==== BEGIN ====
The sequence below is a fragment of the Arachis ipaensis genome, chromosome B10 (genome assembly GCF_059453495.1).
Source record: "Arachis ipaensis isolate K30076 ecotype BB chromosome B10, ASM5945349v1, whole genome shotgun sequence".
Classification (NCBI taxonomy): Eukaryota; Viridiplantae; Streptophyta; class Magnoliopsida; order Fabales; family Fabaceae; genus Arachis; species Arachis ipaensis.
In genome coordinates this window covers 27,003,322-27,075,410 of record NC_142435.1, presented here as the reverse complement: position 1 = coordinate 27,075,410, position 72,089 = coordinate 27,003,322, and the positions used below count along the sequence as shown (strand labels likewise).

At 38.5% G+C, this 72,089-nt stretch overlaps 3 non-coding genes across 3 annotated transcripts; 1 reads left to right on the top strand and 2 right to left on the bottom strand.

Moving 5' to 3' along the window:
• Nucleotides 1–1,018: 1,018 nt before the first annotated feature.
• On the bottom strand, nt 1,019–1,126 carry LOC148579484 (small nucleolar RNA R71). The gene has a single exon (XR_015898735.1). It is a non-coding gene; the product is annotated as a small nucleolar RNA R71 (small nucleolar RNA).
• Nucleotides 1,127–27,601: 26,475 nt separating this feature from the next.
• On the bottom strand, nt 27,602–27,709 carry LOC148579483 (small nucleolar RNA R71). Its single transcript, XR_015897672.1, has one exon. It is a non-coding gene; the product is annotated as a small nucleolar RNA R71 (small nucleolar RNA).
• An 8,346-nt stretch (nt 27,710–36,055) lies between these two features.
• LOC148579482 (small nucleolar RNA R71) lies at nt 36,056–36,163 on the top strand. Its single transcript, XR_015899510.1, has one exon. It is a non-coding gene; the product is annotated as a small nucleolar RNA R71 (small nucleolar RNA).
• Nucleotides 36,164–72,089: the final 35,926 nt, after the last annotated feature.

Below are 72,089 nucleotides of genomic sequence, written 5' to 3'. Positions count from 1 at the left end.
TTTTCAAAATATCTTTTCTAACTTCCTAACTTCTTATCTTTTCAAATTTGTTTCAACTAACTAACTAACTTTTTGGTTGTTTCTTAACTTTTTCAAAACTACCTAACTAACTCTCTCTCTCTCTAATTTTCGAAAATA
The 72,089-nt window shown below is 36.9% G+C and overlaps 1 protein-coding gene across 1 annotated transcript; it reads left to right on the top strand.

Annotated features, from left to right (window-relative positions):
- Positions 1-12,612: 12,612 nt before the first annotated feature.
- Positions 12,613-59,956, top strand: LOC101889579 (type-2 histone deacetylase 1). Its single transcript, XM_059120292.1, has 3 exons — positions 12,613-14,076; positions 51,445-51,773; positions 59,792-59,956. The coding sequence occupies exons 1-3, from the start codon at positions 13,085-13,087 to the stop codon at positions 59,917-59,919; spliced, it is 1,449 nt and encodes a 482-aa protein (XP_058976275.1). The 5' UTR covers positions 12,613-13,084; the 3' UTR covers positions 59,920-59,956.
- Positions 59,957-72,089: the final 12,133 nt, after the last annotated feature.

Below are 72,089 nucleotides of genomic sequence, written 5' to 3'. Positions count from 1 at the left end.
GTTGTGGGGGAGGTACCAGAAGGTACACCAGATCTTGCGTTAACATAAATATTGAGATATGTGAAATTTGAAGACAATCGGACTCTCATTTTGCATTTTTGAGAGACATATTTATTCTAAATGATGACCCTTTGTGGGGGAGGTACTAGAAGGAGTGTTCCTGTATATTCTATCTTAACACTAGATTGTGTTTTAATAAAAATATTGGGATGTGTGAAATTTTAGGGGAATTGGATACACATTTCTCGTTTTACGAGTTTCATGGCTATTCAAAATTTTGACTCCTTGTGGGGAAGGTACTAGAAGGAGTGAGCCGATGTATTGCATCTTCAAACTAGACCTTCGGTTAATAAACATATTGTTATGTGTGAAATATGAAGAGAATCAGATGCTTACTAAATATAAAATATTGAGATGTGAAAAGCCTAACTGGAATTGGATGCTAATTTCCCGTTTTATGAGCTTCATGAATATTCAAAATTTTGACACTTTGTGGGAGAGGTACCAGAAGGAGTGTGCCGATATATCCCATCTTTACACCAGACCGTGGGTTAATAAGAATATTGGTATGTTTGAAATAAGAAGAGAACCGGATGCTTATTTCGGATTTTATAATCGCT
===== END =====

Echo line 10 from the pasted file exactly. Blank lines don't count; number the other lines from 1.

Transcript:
• On the bottom strand, nt 27,602–27,709 carry LOC148579483 (small nucleolar RNA R71). Its single transcript, XR_015897672.1, has one exon. It is a non-coding gene; the product is annotated as a small nucleolar RNA R71 (small nucleolar RNA).